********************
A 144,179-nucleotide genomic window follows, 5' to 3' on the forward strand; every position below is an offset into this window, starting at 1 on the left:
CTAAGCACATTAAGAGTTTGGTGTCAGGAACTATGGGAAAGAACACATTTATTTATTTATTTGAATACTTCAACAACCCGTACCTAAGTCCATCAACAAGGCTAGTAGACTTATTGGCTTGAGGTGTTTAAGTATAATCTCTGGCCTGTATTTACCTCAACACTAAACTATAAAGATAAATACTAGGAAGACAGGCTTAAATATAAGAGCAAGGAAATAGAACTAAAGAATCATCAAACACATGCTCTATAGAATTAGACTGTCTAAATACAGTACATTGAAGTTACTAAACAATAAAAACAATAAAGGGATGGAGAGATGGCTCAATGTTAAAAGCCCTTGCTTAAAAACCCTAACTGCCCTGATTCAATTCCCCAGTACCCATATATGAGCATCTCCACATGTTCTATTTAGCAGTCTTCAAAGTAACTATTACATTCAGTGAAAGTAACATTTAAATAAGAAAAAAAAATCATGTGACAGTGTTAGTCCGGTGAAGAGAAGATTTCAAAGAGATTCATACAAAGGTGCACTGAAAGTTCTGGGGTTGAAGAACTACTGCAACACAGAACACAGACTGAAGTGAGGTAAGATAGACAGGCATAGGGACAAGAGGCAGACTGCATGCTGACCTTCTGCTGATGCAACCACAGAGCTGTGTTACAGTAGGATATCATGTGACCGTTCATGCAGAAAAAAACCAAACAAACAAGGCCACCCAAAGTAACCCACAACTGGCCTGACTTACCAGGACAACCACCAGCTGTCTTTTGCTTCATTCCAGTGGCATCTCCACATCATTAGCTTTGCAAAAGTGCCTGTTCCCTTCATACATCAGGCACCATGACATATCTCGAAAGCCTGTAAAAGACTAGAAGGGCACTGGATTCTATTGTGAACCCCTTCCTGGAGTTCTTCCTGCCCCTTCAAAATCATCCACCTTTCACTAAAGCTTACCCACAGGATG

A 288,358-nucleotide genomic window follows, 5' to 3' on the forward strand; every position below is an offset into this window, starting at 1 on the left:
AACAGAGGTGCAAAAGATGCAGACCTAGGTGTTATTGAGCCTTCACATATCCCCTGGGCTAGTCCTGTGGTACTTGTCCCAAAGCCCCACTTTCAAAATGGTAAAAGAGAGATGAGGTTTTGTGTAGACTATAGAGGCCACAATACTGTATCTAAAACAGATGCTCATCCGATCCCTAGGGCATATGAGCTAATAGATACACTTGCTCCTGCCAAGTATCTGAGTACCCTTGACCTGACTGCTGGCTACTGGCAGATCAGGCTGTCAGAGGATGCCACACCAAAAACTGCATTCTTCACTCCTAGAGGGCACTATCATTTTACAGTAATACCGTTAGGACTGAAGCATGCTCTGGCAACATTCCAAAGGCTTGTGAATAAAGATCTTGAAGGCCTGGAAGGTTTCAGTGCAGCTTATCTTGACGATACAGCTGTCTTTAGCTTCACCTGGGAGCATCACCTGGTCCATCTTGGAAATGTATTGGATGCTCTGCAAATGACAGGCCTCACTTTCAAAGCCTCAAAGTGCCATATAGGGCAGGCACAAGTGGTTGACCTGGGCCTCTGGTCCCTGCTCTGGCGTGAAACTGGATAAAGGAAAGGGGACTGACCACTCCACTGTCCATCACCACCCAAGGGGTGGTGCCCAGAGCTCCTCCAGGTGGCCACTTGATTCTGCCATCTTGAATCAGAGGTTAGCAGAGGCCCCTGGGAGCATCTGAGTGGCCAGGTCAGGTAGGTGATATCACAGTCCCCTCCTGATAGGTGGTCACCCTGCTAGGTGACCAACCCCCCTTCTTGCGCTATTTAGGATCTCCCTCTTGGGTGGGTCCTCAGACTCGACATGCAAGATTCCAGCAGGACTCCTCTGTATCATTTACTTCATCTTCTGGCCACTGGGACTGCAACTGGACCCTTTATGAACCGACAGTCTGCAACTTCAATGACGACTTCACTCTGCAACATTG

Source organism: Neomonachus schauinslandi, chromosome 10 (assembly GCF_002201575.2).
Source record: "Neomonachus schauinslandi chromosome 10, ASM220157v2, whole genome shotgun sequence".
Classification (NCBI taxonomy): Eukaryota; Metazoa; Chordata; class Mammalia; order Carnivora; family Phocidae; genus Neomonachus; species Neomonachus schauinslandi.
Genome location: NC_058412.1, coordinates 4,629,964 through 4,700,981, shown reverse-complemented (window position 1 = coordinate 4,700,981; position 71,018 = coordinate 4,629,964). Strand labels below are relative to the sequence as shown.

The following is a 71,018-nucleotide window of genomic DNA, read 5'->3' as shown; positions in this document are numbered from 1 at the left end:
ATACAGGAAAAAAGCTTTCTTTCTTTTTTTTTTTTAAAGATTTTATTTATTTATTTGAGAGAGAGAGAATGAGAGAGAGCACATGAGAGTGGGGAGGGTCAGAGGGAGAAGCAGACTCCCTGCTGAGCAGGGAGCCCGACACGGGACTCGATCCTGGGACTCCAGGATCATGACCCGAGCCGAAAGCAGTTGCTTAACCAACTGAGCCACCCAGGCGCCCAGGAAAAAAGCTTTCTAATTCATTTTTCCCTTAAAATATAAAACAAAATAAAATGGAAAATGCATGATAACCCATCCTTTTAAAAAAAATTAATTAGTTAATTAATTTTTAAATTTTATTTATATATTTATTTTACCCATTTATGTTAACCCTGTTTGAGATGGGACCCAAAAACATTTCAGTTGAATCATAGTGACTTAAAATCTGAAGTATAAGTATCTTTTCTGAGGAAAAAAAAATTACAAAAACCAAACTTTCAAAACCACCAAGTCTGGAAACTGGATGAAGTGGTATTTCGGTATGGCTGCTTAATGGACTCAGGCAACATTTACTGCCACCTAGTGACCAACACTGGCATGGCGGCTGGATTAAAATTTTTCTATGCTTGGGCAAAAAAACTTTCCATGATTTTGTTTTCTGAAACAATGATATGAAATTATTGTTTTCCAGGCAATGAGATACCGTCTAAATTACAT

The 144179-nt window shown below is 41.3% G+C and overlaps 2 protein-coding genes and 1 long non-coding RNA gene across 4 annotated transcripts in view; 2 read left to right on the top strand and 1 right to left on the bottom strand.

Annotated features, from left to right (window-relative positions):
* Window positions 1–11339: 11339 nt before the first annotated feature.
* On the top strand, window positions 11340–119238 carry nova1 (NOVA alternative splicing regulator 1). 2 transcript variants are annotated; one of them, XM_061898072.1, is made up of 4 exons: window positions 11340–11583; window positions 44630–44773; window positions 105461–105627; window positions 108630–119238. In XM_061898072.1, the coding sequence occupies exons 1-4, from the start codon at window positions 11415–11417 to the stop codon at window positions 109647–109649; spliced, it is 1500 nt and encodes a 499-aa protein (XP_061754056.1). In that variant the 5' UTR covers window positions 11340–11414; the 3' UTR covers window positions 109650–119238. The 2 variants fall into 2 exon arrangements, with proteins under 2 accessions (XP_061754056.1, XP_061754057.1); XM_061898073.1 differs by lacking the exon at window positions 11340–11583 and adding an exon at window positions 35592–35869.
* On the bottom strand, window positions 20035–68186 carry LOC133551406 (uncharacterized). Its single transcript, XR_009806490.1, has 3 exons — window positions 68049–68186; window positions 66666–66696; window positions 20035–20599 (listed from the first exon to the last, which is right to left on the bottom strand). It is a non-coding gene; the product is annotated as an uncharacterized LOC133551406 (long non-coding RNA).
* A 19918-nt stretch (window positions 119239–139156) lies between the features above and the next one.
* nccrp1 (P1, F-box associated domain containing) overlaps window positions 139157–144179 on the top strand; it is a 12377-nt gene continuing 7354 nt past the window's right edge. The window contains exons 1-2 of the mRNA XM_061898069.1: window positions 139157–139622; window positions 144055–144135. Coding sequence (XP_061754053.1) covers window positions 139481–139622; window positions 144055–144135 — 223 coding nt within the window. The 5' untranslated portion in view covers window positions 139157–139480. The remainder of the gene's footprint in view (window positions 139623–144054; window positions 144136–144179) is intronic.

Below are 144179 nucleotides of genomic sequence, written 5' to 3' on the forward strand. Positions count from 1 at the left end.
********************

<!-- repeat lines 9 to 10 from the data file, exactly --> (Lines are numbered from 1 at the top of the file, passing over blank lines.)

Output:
The following is a 71,018-nucleotide window of genomic DNA, read 5'->3' as shown; positions in this document are numbered from 1 at the left end:
ATACAGGAAAAAAGCTTTCTTTCTTTTTTTTTTTTAAAGATTTTATTTATTTATTTGAGAGAGAGAGAATGAGAGAGAGCACATGAGAGTGGGGAGGGTCAGAGGGAGAAGCAGACTCCCTGCTGAGCAGGGAGCCCGACACGGGACTCGATCCTGGGACTCCAGGATCATGACCCGAGCCGAAAGCAGTTGCTTAACCAACTGAGCCACCCAGGCGCCCAGGAAAAAAGCTTTCTAATTCATTTTTCCCTTAAAATATAAAACAAAATAAAATGGAAAATGCATGATAACCCATCCTTTTAAAAAAAATTAATTAGTTAATTAATTTTTAAATTTTATTTATATATTTATTTTACCCATTTATGTTAACCCTGTTTGAGATGGGACCCAAAAACATTTCAGTTGAATCATAGTGACTTAAAATCTGAAGTATAAGTATCTTTTCTGAGGAAAAAAAAATTACAAAAACCAAACTTTCAAAACCACCAAGTCTGGAAACTGGATGAAGTGGTATTTCGGTATGGCTGCTTAATGGACTCAGGCAACATTTACTGCCACCTAGTGACCAACACTGGCATGGCGGCTGGATTAAAATTTTTCTATGCTTGGGCAAAAAAACTTTCCATGATTTTGTTTTCTGAAACAATGATATGAAATTATTGTTTTCCAGGCAATGAGATACCGTCTAAATTACAT